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ORIGINAL ARTICLE
Year : 2018  |  Volume : 1  |  Issue : 2  |  Page : 48-54

Which stem cells to choose for regenerative medicine application: Bone marrow and adipose tissue stromal stem cells – Similarities and differences


1 Department of Anatomy, Stem Cell Unit, College of Medicine, King Saud University, Riyadh, Kingdom of Saudi Arabia
2 Department of Anatomy, Stem Cell Unit, College of Medicine, King Saud University, Riyadh, Kingdom of Saudi Arabia; Department of Endocrinology, Molecular Endocrinology Unit, University Hospital of Odense, University of Southern Denmark, Odense, Denmark
3 Department of Anatomy, Stem Cell Unit, College of Medicine, King Saud University, Riyadh, Kingdom of Saudi Arabia; Department of Endocrinology, Molecular Endocrinology Unit, University Hospital of Odense, University of Southern Denmark, Odense; Department of Cellular and Molecular Medicine, Danish Stem Cell Center (DanStem), University of Copenhagen, Copenhagen, Denmark
4 Department of Anatomy, Stem Cell Unit, College of Medicine, King Saud University; Prince Naif Health Research Center, King Saud University, Riyadh, Kingdom of Saudi Arabia

Correspondence Address:
Nehad M Alajez
Department of Anatomy, Stem Cell Unit, College of Medicine, King Saud University, Riyadh 11461
Kingdom of Saudi Arabia
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Source of Support: None, Conflict of Interest: None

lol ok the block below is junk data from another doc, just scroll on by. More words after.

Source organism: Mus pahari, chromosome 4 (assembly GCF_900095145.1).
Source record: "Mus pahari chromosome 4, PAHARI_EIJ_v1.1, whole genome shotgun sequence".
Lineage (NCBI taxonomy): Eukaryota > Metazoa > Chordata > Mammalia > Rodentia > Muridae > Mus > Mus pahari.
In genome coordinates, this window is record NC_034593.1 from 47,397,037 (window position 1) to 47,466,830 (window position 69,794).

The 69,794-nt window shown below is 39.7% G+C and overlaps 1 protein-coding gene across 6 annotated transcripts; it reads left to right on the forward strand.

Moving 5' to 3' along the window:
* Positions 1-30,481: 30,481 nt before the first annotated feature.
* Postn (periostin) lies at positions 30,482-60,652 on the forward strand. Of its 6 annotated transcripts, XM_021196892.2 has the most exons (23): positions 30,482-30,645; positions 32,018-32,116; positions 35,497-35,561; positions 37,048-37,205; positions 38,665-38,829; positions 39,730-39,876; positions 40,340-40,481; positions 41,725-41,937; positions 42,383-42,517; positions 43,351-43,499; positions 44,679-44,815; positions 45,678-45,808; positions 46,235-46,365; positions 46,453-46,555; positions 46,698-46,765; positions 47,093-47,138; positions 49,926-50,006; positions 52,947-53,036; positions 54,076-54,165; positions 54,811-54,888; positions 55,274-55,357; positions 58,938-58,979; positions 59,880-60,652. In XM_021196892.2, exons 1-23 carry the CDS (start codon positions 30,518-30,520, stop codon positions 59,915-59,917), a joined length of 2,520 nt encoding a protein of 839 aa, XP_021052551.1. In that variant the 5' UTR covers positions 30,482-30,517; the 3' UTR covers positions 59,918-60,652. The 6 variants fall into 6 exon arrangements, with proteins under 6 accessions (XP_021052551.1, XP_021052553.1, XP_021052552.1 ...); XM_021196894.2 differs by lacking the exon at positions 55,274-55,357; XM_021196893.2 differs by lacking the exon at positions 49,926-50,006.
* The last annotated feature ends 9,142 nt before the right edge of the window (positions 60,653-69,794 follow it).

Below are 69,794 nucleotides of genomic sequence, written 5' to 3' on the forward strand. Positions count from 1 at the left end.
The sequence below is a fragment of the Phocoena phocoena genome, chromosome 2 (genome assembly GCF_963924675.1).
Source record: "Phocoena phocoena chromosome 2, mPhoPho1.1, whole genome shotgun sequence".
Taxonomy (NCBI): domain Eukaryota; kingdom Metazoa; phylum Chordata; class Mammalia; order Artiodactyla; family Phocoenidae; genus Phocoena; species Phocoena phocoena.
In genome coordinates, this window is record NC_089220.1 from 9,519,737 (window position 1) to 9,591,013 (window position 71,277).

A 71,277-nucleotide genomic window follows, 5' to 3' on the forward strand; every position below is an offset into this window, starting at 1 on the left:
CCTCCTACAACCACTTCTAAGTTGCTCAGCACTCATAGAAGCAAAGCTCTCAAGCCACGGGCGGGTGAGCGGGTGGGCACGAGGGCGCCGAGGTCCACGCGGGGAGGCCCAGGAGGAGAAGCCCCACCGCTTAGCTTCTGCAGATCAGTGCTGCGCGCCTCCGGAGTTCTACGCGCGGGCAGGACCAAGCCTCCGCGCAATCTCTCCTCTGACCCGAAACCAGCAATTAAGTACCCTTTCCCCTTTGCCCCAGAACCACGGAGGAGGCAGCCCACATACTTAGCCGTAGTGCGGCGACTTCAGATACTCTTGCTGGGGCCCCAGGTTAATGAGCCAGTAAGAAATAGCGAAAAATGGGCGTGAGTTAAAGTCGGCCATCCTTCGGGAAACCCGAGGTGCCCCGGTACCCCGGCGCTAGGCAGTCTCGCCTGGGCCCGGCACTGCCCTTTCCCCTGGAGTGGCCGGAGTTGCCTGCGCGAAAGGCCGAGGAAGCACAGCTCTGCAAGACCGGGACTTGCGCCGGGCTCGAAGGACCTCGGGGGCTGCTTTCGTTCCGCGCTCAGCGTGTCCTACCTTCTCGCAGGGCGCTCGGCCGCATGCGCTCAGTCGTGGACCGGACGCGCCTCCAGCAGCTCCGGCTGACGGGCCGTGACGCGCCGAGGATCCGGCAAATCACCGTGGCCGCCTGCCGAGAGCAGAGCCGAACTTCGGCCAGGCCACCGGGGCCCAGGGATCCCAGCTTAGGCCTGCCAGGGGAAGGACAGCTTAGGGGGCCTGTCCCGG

DOI: 10.4103/JNSM.JNSM_18_18

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Background: Clinical use of stromal stem cells in regenerative medicine is increasingly recognized as a promising treatment modality for age-related degenerative diseases based on the promising initial results of clinical trials. However, the magnitude of positive effects observed in these trials has been variable which can be explained by the lack of standardization of the stem cell products “cell product.” Bone marrow-derived stromal (also known mesenchymal) stem cells (BM-hMSC) and adipose tissue-hMSC (AD-hMSC) have been used interchangeably in clinical trials employing stromal stem cells as they were thought to be functionally identical. Methods: In the present study, we performed an extensive side-by-side comparison of BM-hMSC and AD-hMSC for their CD marker expression using FACS analysis, molecular phenotype using global mRNA gene expression analysis, and functional studies for their in vitro differentiation capacity to osteoblasts and adipocytes. Results: We observed both stromal cell populations were CD44+ CD13+ CD90+ CD29+ CD105+ CD14− HLDR−. We also observed that they express common genetic signature consisting of 13,667 genes with enrichment in a number of pathways relevant to stem cell biology, for example, focal adhesion, insulin signaling, and mitogen-activated protein kinase signaling. On the other hand, we observed significant differences in their molecular phenotype with 3282 and 1409 genes differentially expression in BM-hMSC and AD-hMSC, respectively. Further analysis revealed higher expression of genes associated with osteoblast differentiation in BM-hMSC and those of adipocyte differentiation in AD-hMSC which correlated with their differential capacity for osteoblast versus adipocyte differentiation, respectively. Conclusion: Our data suggest that the clinical use of MSC in therapy depend on MSC site of origin, and thus, BM-hMSC are better suited for clinical trials aiming at enhancing bone regeneration. We suggest that molecular phenotype of stem cells is relevant approach for stem cell screening before their clinical transplantation.


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